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Asia - Telecom Forecasts

Asia - Telecom Forecasts

Market Study
Published: June 2017
Pages: 61
Research from: Paul Budde Communication Pty Ltd.
Sector: Broadband & Fixed

From: GBP 1154.00
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Providing a series of forecasts for subscriber growth in an extensive range of markets in Asia, this market report predominantly covers the fixed line, internet and mobile subscriber market segments. This edition covers 31 countries across Asia. Considerable attention is given in the report to developing economies in the region where the main segments of the market are more often than not in relatively early subscriber growth phases.

 

The countries covered in this report include: Afghanistan, Azerbaijan, Bangladesh, Bhutan, Brunei Darussalam, Cambodia, China, Georgia, Hong Kong, India, Indonesia, Japan, Kazakhstan, Kyrgyzstan, Laos, Macau, Malaysia, Mongolia, Myanmar (Burma), Nepal, Pakistan, Philippines, Singapore, South Korea, Sri Lanka, Taiwan, Tajikistan, Thailand, Turkmenistan, Uzbekistan, Vietnam.

 

 

Fixed broadband will see strong growth in some developing Asian markets

The telecom market across Asia has an estimated total of 4.15 billion mobile subscribers by 2017. This sector of the overall market continues to experience moderate growth; however, in the more developed markets, growth is shifting away from a focus on subscriber numbers towards the expansion of new generation platforms and increased data usage driven by value-added services and increased ARPUs.

Looking over the next five years, countries with high mobile penetration rates such as Macau, Hong Kong, Japan, Singapore, Maldives and Kazakhstan are expected to see the slowest growth over the next five years to 2021 due to the relatively high state of maturity in their markets.

There are in fact few countries left in Asia with significantly underdeveloped mobile markets and low mobile penetration rates. Further to this, some Asian countries with relatively underdeveloped telecoms markets, have mobile penetration rates which are often quite high. Compared to more advanced nations such as Japan, Sri Lanka for example has a mobile penetration rate of 127% but a fixed broadband penetration of only 4%. Many of these countries have seen their telecoms markets develop by leapfrogging past fixed broadband, directly to mobile networks which are relatively less expensive to roll out. Countries in this category with very low fixed broadband penetration such Sri Lanka, Bangladesh, Bhutan, and Cambodia will see relatively high growth rates of fixed broadband, however because fixed broadband subscriber growth is coming from such a small base, the overall increase in penetration rates with be only modest. In these markets, mobile networks are now relatively established and will be the main driver of growth over the next five years.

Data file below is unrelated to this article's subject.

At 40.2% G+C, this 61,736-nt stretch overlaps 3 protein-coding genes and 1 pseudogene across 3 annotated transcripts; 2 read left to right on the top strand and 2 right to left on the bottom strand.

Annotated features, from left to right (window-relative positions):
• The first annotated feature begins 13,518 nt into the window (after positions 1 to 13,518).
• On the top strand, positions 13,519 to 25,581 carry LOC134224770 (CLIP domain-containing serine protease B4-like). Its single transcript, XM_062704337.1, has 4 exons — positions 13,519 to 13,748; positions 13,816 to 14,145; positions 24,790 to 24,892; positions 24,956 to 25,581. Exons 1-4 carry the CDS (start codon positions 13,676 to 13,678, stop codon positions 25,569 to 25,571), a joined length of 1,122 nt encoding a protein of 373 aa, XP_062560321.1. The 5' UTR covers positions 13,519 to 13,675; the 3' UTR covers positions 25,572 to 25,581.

Only a handful of Asian countries have mobile penetration rates under 90%, these include: Afghanistan, Bangladesh, Bhutan, India, Laos, Myanmar, Pakistan and Uzbekistan. These countries are generally expected to see moderate mobile subscriber growth over the next five years, as they strive to catch up with the rest of Asia.

The expansion of broadband was for a long time a phenomenon limited to the developed economies, with narrowband dial-up access being the norm in the majority of the poorer developing countries of the region. However this has been gradually changing. In those economies, there is now increasing access to broadband, both DSL and cable modem platforms have both proved popular, with DSL establishing a clear advantage. More recently, we have seen the arrival of FttX as an alternative platform for broadband access in Asia. There also continues to be considerable activity in the broadband markets across Asia including amongst the many number of smaller countries such as Azerbaijan, Maldives and Macau.

Fixed broadband penetration is expected to only increase modestly in these markets over the next few years to 2021, while the growth will come from the less developed markets such as India. However penetration rates are never expected to reach the high levels seen in the mobile markets as these developing nations have typically bypassed fixed line access and moved directly to mobile access.

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